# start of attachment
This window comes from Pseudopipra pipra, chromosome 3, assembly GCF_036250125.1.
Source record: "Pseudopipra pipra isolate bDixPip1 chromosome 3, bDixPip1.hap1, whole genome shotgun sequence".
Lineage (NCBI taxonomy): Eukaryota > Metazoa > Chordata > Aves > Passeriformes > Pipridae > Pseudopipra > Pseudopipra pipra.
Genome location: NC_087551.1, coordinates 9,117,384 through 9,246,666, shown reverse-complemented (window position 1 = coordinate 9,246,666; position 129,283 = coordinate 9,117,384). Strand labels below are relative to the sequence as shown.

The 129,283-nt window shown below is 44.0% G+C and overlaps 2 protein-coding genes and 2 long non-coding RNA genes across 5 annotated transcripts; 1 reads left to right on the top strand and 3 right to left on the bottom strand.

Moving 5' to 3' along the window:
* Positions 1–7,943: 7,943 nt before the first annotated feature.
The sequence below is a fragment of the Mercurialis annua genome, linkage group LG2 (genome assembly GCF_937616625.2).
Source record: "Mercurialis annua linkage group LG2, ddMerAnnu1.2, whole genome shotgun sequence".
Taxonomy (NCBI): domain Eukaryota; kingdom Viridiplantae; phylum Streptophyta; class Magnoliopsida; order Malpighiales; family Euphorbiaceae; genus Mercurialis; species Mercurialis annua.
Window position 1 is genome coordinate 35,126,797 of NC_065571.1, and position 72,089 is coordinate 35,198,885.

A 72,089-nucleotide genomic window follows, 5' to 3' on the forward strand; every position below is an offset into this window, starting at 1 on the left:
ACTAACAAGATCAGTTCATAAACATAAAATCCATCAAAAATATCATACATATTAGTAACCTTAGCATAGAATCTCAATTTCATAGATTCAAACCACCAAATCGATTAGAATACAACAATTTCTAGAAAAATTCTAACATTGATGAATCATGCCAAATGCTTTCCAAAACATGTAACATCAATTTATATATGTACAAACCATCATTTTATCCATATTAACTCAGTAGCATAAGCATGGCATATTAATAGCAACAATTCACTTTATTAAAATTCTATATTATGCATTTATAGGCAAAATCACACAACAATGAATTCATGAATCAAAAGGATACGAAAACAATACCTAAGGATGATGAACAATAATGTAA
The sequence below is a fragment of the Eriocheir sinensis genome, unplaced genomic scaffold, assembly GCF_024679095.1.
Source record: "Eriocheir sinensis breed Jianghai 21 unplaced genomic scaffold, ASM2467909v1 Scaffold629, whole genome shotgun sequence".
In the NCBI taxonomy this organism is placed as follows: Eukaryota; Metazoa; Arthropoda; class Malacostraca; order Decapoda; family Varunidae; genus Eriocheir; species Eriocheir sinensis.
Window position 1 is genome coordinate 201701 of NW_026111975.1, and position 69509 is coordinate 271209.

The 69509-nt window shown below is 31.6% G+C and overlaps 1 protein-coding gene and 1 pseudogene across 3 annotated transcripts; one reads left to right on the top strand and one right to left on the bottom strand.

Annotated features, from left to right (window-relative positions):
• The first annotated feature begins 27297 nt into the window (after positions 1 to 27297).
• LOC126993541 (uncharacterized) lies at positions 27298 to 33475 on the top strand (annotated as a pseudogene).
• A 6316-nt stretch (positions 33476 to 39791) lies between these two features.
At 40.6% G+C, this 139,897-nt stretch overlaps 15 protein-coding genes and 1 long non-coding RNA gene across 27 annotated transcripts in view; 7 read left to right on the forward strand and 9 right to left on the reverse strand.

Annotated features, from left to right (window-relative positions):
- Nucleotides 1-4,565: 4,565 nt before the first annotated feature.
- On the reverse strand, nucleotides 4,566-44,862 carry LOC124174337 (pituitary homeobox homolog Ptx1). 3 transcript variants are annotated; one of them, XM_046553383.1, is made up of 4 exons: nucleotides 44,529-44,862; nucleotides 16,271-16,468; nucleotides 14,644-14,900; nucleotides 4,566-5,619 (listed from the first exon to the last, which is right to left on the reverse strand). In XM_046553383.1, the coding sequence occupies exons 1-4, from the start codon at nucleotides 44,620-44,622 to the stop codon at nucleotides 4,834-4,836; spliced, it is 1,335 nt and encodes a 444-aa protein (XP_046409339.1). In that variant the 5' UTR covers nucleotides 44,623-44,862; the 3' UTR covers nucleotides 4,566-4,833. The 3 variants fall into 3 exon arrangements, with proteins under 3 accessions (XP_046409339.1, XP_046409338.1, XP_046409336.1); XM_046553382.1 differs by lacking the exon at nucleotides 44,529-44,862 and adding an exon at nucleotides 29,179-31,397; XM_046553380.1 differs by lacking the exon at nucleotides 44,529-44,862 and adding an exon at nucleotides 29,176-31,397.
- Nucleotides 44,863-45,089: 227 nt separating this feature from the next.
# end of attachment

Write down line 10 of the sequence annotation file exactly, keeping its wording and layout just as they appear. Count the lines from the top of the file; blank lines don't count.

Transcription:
Taxonomy (NCBI): domain Eukaryota; kingdom Viridiplantae; phylum Streptophyta; class Magnoliopsida; order Malpighiales; family Euphorbiaceae; genus Mercurialis; species Mercurialis annua.